Problem
The general linear integer programming model – called IP – contains a linear objective function f(x), m linear constraints g_{i}(x), and n integer variables. It can be compactly formulated as follows (see [11]):
A more compact formulation using matrix notation for the model is :
The objective function f, the constraints g_{i}, and x (in the general model format) are as follows:
The IP model has the same notation as the LP model, the only difference is that the variables are integer values. However, IP model are much more difficult to solve in general. (To get an idea solve the following model: lp2000. Then try to solve ip2000.)
In the following a problem with random data is specified (with n = 15 and m = 15):


The data given above specify the following explicit linear program:
Modeling Steps
The formulation of the model in LPL modeling language is straightforward and the notation is close to the mathematical notation using indices: First we define the two sets i and j. Then we declare and assign the data as parameters A, c, and b. The variable vector x is declared with the keyword integer (the only difference to the LP model), and finally the constraints R and the minimizing objective function obj are written.
Note that the data matrices A, b, and c are generated using LPL’s own random generator. (To generate the same data each time, the code can also use the function SetRandomSeed(a) where a is an integer.)
model Ip15 "A Integer Linear Program";
set i := [1..15]; j := [1..15];
parameter A{i,j} := Trunc(if(Rnd(0,1)<0.25, Rnd(10,100)));
c{j} := Trunc(Rnd(10,100));
b{i} := Trunc(if(Rnd(0,1)<0.15, Rnd(0,120)));
integer variable x{j};
constraint R{i} : sum{j} A*x >= b;
minimize obj : sum{j} c*x;
Writep(obj,x);
end
Solution
The small model defined above has the following solution :

The optimal value of the objective function is:

If we compare this solution with the corresponding LP model in examplp, we notice that the objective value is much larger (201 compared to 174.8096). Furthermore, the vector x is not simply the “rounddown” of the LP solution, as one may expect. To understand why we cannot simply round up or down to get an integer solution from a corresponding LP model, open the model willi155 and read the modeling text to understand why.
Further Comments
IP problems are much more difficult to solve than LP problems in general. However, there is a surprisingly rich application field for integer programs. Obvious applications are problems where we have indivisible objects, such as number of persons, machines, etc. However, these are not typical applications. If we have the number of drivers in a small company then we may model this as an integer quantity, however if we have the population in a country then we may approximate it as a continuous variable. This obvious aspect, however, does not reveal the real power of integer programming. We really need integer programming in the four following contexts in this order of importance from a practical point of view:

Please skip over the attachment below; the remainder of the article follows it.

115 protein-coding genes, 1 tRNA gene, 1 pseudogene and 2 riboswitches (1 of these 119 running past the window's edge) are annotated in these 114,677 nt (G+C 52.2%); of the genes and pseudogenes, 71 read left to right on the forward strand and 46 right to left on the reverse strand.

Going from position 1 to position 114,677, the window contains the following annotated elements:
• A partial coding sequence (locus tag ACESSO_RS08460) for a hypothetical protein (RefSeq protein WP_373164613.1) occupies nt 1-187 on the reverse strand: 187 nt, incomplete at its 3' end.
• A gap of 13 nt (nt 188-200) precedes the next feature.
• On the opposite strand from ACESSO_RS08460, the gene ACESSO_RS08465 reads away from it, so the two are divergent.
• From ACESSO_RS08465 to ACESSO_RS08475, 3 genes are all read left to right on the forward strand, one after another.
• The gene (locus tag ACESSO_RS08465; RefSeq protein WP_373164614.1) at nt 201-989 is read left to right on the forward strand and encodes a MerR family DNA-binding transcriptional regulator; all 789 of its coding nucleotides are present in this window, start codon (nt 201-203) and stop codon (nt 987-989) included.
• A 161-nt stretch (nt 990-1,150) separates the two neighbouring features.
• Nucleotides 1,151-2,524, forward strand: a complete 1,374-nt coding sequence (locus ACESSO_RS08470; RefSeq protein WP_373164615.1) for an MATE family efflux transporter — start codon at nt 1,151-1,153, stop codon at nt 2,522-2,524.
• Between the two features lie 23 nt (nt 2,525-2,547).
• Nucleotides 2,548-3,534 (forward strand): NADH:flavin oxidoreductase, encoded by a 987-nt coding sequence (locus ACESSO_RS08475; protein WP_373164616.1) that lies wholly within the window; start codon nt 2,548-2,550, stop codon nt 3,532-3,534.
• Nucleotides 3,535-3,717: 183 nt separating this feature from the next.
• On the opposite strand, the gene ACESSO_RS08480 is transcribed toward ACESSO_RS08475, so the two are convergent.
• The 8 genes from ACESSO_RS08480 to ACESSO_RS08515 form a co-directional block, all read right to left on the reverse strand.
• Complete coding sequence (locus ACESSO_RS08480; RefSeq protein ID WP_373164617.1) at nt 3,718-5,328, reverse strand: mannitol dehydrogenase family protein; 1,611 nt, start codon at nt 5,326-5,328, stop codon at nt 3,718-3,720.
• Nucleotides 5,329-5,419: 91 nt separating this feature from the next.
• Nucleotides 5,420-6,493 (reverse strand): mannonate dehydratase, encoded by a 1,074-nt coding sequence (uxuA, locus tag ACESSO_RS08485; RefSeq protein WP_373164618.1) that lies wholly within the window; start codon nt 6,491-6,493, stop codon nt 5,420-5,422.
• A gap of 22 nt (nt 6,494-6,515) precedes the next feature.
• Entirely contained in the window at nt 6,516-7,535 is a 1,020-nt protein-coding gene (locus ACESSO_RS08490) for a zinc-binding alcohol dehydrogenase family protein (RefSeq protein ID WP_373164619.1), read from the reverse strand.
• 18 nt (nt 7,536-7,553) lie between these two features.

To model problems with logical conditions. In this case, the integrality is even reduced to variables that only take the value 0 or 1 (see the next model exampip01) for more information about them and how to specify logical constraints).
To model combinatorial problems, such as sequencing problems, (jobshop) scheduling, and many others. Many of them are again transformed to integer problems with 0  1 variables. A small example can be found here: knapsack.
To model nonlinear problems. There exist techniques that translate a nonlinear problem into a integer (linear) problem. (For more information see, for example bill320).
To model problems where we need discrete (integer) numbers for various entities. An example for this last category is given by the following problem: magics another is mobile1.
Various linear problems with a special structure (the matrix A must be unimodular) such as the transportation problem have integer solutions without explicitly formulating them as integer programs. They can be solved as LP progams.
Models with general integer variables with an upper bound can also be transformed into models that only contain 0  1 integer variables. The transformation is as follows. Let x ∈{0, 1,…,u} be an general upper (and lower) bounded integer variable. Then substitute the variable 0 ≤ x ≤ u by the expression:
where δ_{0},…,δ_{r} are 0  1 integer variables, and r is the smallest number, such that u ≤ 2^{r}.
Furthermore, problems which contain general integer variables when modelling them in a straightforward way are sometimes preferably modeled with 0  1 variables. An example is the Sudoku game (see the puzzlebook that has plenty of such models).